What happens when university and school leaders come together to discuss common challenges?
What happens when university and school leaders come together to discuss common challenges?
What happens when university and school leaders come together to discuss common challenges?
Jane Larsson, CIS Executive Director
By Jane Larsson, CIS Executive Director

Debriefing the CIS Membership Summit of University + School Leaders

We belong to a community of problem-solvers, people who are keen to improve the quality of international education. We’re continually looking out… beyond our borders and over the horizon to see what’s ahead, just like the young people we guide. Last week, I met the head of a school that just became a CIS member. Excited about the future, he asked me, “When will I be introduced to the heads of other CIS schools? I can’t wait to learn from them.”

We couldn’t wait, either.

This year, we created the opportunity and space for leaders of our university and school communities to come together and consider some of the biggest challenges facing students, parents and educators internationally. Our discussion began in London and continued last week in Boston as leaders from both sectors put their heads together to gain broad perspective on aspects of education we are all eager to improve. Those who were with us saw clearly the broader benefits of collaboration—with peers they don’t usually talk to. We cannot do this work in schools or universities alone.

Our “Summiters”, as I like to think of them (see photo below) identified three educational challenges that we want to do something about.

CIS 2nd Summit University School Leaders
Boston Summiters: “Our vision. What do we see when we stand at the top of the mountain, look out and imagine our future?  What would it look like?”


Assessing educational achievement (admissions reform)

Admissions reform is a hot-but-not-new topic across the higher education community, and university leaders are feeling the pressure to evolve their admissions processes. We heard from Ben Rein of “The Mastery Transcript” and considered the efforts of schools that have launched a “Global Citizenship Diploma”. Pre-reading included a newly published opinion piece from Zhenguo Yuan, East China Normal University, and Yong Zhao, University of Kansas: Respect the Power of Large-Scale Assessments: What they cannot measure.


Working towards global citizenship and global work-readiness

A key finding of cross-sector discussion was that while international schools are beginning to dig more deeply into intentional curricula to develop a foundation for global citizenship (such as intercultural learning), universities are largely lagging in this work. And, what about global work-readiness? Shanton Chang from the University of Melbourne identified seven new job clusters for the future, sharing a useful framework and compassionate strategies for working with students and their parents to help them choose areas of study and work where they can apply their strengths.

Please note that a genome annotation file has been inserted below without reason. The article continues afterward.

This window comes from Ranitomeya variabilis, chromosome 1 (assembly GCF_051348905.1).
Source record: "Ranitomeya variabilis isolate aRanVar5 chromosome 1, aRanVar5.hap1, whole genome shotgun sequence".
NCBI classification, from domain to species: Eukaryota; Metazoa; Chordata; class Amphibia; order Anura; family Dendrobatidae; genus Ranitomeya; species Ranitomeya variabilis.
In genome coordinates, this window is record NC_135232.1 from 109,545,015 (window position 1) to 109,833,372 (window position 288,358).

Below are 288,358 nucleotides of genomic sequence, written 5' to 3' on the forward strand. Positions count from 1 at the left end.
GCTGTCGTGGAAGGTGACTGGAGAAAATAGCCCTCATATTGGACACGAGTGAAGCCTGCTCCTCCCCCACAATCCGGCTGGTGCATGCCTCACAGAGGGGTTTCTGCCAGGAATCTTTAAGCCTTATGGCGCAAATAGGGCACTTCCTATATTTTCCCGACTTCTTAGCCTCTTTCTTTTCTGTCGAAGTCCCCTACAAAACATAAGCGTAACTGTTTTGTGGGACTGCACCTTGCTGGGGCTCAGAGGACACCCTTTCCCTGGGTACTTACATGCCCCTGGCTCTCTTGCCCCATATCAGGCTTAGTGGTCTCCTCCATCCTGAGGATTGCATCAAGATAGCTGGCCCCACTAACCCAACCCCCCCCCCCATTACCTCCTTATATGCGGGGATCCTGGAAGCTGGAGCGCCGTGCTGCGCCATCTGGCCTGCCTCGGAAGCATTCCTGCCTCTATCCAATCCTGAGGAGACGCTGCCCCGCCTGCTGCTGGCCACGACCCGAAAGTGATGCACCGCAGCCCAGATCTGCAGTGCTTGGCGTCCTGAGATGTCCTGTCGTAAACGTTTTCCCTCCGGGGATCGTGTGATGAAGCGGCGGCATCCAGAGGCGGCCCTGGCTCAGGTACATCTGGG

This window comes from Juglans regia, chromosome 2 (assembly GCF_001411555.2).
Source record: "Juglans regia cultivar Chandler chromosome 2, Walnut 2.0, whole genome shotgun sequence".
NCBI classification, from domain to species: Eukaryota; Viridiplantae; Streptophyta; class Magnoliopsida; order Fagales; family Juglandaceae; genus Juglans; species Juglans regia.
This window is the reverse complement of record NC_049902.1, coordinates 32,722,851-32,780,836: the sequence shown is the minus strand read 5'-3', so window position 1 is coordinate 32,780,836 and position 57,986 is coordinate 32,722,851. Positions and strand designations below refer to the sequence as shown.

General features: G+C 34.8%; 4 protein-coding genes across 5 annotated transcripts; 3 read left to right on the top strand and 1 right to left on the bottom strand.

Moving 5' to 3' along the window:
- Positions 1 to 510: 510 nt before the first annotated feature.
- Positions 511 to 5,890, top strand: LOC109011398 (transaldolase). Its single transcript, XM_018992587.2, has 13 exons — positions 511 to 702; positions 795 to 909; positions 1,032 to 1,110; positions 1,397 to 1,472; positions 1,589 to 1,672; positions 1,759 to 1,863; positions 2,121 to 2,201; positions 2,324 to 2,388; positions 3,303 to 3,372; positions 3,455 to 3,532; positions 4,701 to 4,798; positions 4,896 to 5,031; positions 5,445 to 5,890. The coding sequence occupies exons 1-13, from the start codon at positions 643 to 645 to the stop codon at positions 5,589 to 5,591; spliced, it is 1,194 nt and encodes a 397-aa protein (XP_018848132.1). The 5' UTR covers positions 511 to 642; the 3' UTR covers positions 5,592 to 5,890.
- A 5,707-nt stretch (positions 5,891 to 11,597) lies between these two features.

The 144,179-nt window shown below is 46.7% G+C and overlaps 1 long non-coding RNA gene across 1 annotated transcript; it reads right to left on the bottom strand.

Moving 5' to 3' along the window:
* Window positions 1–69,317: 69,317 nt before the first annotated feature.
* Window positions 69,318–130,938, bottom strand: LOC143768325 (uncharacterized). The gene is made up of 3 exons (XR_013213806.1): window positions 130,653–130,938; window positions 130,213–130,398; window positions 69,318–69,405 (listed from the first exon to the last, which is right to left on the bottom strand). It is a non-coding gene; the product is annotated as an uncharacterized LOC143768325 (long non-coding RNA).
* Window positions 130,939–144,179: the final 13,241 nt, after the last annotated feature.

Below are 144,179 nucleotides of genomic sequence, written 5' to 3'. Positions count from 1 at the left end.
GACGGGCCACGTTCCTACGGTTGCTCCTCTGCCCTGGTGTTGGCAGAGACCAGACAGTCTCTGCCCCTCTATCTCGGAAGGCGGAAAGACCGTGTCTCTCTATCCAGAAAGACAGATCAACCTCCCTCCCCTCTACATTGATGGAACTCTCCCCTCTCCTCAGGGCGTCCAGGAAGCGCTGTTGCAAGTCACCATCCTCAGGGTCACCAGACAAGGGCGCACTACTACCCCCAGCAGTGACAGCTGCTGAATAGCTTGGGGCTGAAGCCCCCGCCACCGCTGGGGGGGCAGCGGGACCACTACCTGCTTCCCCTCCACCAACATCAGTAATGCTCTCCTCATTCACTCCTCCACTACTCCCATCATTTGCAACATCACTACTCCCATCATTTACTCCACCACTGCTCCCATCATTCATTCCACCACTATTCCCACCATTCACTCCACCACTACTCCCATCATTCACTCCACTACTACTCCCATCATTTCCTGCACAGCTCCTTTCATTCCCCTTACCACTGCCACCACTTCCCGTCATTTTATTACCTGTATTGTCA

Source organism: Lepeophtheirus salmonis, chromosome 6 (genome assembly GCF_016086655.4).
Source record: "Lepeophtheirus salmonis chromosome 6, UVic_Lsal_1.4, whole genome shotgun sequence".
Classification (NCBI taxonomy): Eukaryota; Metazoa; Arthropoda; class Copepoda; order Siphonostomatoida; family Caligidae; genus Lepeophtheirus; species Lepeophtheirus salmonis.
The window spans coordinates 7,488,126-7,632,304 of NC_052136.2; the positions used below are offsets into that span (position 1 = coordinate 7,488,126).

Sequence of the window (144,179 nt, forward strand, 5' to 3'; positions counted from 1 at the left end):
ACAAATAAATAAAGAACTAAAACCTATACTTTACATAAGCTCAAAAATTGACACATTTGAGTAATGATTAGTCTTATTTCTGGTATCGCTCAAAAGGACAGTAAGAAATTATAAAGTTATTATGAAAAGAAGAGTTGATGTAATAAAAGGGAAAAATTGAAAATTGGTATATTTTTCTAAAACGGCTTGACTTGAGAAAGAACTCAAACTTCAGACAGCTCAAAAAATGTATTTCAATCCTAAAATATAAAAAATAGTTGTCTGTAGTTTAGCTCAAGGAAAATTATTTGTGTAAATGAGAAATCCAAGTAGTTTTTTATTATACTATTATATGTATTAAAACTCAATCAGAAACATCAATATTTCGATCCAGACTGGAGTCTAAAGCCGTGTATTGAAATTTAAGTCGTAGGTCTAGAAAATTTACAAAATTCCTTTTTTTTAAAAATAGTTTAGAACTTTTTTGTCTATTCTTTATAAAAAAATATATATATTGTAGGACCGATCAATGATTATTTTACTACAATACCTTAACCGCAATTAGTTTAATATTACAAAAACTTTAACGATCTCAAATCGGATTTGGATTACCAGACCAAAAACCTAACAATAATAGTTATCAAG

Fernando Reimers of the Harvard Graduate School of Education provided a comprehensive overview of research and methods for effective global citizenship education, introducing his practical book to help educators get started: Empowering Students to Improve the World in 60 Lessons.


Supporting well-being across (and beyond) education

Katie Rigg, Head of Safeguarding at CIS, updated the group on the latest research on student mental health and well-being. She shared feedback from round-table discussions on the major sources of worry for young people in international education: economic prospects, debt, loneliness; relationship issues; culture shock, pressure and perfectionism. As leaders considered the range of challenges we need to address, several of them decided to turn their efforts to the development of well-being across education.

Summit Outcomes

  • Mapped the key questions that most matter to us
  • Established our starting point—the key challenges we want to address
  • Spotted some trends we can count on for the immediate years ahead
  • Identified initial ideas for collaborative action—and considered how CIS might support actions that participants want to try

At both Summits, people came together in rich, structured conversations and provocative activities. Each ended with the portrayal of a range of “How might we…” presentations, ideas for the future, some emerging from blue-sky thinking.

Where are we heading?

A working group within CIS will continue to advance the Summiters’ ideas via virtual meetings. We’re also creating a plan to encourage innovation and broaden access from across our community. Soon, we’ll share how you can take part as we move forward to expand the discussion and advance emerging ideas.

Thanks go to the leaders who gathered in London and Boston this year. As they shared their visions of the future, they discovered that they had more in common than they thought. As one university leader said, “Don’t do this without us.” In dialogue together, leaders from both sectors found a renewed energy to believe that we can make a difference in addressing these challenges, and our systems, but only if we work on them together. Let’s not forget that there are industry partners ready to join us.

Here are a couple of photos of our London Summiters, back in April.

London University and School Summit 2019

Browse through some of the provocations given to Boston Summiters for advanced reading:


What happens when university and school leaders come together to discuss common challenges?
  • Networking & learning
  • School & university collaboration
  • University admission & guidance
What happens when university and school leaders come together to discuss common challenges?